ONE OF FRANCIS'S bombshells in the run-up to the synodal meetings was to launch an unprecedented worldwide survey of Catholic experience of family life today, distributed in October 2013. The questionnaire touched on the whole gamut of sex and marriage, including matters that had previously been regarded as taboo. But its questions were addressed to bishops, asking them to describe the opinions and practices of the people in their dioceses as well as their own catechesis initiatives. (“How successful have you been in proposing a manner of praying within the family which can withstand life’s complexities and today’s culture?”) The means of gathering that information was left up to individual bishops, and they were asked to respond on a tight deadline that left little time to develop a version of the survey addressed directly to laypeople. Some dioceses made the original questionnaire available through parishes or solicited responses online. Those who responded knew that at last they were being given a chance to make their views heard and have them count, and they seized it.

In many countries, the findings were kept under wraps, but the German bishops’ conference published a lengthy summary through their press office. It is remarkably exhaustive and frank. According to the press release, the responses showed that most Catholics in Germany accepted marriage as a sacrament that they expected and hoped would be a bond for life. In German society, couples with a family living successfully in a stable relationship continued to be “greatly appreciated.” Perhaps unexpectedly, the church’s offers of counseling services on marriage, the family, and life situations were highly valued.

But people felt alienated from the church by the rules and laws hedging marriage and sexual morality. The church’s statements on premarital sexual relations, on homosexuality, on divorced and remarried people, and on birth control were “virtually never accepted” or were “expressly rejected” even in circles where church teaching was known. Outside the church, Catholic sexual doctrine was seen as being “a morality of prohibition” that was judged to be “incomprehensible and unrealistic.” The natural-law basis of Catholic sexual morality, connecting love, sexuality, and procreation, played almost no role within the church or in the larger society, according to the press release.

The church’s refusal to recognize the legal and social standing of same-sex unions was seen as discrimination. While Catholics in Germany largely rejected “the opening of marriage as such to same-sex couples,” they tended to regard the legal recognition of same-sex civil partnerships, and their equal treatment vis-à-vis marriage, as “a commandment of justice.”

Cohabitation before marriage was reported to be “almost universal.” Almost all couples who wished to marry in the church had been living together beforehand, often for some years. Many considered it “irresponsible” not to do so.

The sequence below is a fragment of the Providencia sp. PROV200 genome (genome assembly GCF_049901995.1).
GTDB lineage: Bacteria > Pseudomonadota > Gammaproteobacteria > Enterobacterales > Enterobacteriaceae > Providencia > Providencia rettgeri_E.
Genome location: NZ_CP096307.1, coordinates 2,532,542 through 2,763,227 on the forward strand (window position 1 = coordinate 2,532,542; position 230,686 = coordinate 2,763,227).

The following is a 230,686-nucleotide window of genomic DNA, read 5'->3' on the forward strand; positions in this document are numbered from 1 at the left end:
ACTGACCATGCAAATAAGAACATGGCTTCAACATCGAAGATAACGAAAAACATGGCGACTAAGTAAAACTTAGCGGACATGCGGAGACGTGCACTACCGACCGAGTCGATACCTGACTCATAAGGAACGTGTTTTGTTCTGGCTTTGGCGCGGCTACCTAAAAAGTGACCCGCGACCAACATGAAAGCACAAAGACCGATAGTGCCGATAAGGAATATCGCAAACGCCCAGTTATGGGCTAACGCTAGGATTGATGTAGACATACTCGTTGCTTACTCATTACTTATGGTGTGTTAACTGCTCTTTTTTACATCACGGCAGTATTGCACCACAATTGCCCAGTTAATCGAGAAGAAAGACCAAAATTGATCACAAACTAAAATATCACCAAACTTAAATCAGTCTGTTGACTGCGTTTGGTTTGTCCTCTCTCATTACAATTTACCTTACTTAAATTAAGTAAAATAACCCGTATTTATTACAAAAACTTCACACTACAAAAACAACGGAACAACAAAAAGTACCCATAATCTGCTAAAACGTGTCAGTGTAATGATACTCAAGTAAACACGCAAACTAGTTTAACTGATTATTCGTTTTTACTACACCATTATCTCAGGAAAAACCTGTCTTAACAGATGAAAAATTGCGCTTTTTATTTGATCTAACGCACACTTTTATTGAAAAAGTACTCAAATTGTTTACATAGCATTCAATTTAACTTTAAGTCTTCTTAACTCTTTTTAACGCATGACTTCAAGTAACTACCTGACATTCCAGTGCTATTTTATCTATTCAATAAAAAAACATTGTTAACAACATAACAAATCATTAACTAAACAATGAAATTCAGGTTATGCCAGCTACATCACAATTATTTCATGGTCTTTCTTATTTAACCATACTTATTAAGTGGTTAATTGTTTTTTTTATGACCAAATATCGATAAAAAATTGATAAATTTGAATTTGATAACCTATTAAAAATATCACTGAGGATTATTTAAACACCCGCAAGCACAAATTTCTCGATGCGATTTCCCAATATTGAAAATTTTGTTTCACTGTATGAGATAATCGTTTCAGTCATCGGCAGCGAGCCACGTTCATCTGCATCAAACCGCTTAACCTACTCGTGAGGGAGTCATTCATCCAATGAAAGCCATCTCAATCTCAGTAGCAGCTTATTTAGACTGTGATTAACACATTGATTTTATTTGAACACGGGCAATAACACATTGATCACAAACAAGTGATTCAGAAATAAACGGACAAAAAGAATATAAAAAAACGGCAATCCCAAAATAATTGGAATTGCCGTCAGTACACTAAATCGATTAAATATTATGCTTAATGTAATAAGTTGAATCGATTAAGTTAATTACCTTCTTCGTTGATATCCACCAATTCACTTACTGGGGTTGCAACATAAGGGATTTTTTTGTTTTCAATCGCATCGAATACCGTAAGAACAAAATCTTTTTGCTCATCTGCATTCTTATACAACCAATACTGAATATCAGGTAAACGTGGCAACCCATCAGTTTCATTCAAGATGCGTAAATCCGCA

Committed members of the church who were divorced and remarried often experienced “considerable suffering,” in the words of the press statement. They felt that they were “discriminated against and marginalized” by being excluded from the sacraments and certain services and offices. Many decided to leave an institution they regarded as “unforgiving.” Few thought that a simplified annulment process would be an answer. Most accepted that their marriages had failed, and thought it would be “dishonest” to pretend otherwise, as though they had never truly been married at all.

The press office’s report underlined the adverse effect on divorced and remarried Catholic couples who were excluded from Communion. There was a “widespread impression” that their treatment was discriminatory and “merciless.” The exclusion became “particularly painful” when their own children made their First Communion. The children frequently discontinued their practice, since “they have no parental example of a living eucharistic community.”

The prohibition of contraception was not observed. The press release acknowledged that the younger generation knew nothing of Humanae Vitae, which split the Catholic Church when it was issued in 1968. Only the older generation remembered the battles of that time. The distinction between “natural” and “artificial” methods of birth control was “rejected by the vast majority of Catholics as incomprehensible” and was “not adhered to.” A minority of fewer than 3 percent favored natural family planning, frequently for medical reasons. In society, the church’s prohibition of condoms as a prophylactic against AIDS was regarded as “blatantly immoral.”

Such findings should concentrate the bishops’ minds as the synod approaches. Not that the European mindset is universal. According to one international poll, it is reflected in varying degrees in the United States and Latin America, whereas in Africa four out of five Catholics agree with the church’s refusal of Communion to remarried divorcées. But the German bishops through their press release make it clear that new approaches in the field of sexuality and marriage are “indispensable.” The church has to find ways to impart “in an appealing manner” its central message of “an unconditional affirmation of life and body.”